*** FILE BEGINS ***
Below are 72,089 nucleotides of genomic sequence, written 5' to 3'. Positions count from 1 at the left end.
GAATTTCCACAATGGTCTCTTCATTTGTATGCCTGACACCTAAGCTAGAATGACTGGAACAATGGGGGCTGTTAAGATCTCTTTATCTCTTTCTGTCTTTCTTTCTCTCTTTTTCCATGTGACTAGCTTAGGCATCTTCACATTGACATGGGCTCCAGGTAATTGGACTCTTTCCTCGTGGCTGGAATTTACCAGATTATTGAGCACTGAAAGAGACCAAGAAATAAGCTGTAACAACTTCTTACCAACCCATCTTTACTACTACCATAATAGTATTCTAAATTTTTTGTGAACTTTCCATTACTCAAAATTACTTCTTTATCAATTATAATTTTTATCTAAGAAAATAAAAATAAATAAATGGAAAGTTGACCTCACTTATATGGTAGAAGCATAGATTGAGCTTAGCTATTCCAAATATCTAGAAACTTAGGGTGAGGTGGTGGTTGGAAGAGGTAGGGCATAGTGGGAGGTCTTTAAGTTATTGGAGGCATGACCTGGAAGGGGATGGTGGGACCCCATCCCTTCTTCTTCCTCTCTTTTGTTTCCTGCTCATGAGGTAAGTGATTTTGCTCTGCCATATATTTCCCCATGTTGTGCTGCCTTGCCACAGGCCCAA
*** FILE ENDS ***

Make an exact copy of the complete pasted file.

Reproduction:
Below are 72,089 nucleotides of genomic sequence, written 5' to 3'. Positions count from 1 at the left end.
GAATTTCCACAATGGTCTCTTCATTTGTATGCCTGACACCTAAGCTAGAATGACTGGAACAATGGGGGCTGTTAAGATCTCTTTATCTCTTTCTGTCTTTCTTTCTCTCTTTTTCCATGTGACTAGCTTAGGCATCTTCACATTGACATGGGCTCCAGGTAATTGGACTCTTTCCTCGTGGCTGGAATTTACCAGATTATTGAGCACTGAAAGAGACCAAGAAATAAGCTGTAACAACTTCTTACCAACCCATCTTTACTACTACCATAATAGTATTCTAAATTTTTTGTGAACTTTCCATTACTCAAAATTACTTCTTTATCAATTATAATTTTTATCTAAGAAAATAAAAATAAATAAATGGAAAGTTGACCTCACTTATATGGTAGAAGCATAGATTGAGCTTAGCTATTCCAAATATCTAGAAACTTAGGGTGAGGTGGTGGTTGGAAGAGGTAGGGCATAGTGGGAGGTCTTTAAGTTATTGGAGGCATGACCTGGAAGGGGATGGTGGGACCCCATCCCTTCTTCTTCCTCTCTTTTGTTTCCTGCTCATGAGGTAAGTGATTTTGCTCTGCCATATATTTCCCCATGTTGTGCTGCCTTGCCACAGGCCCAA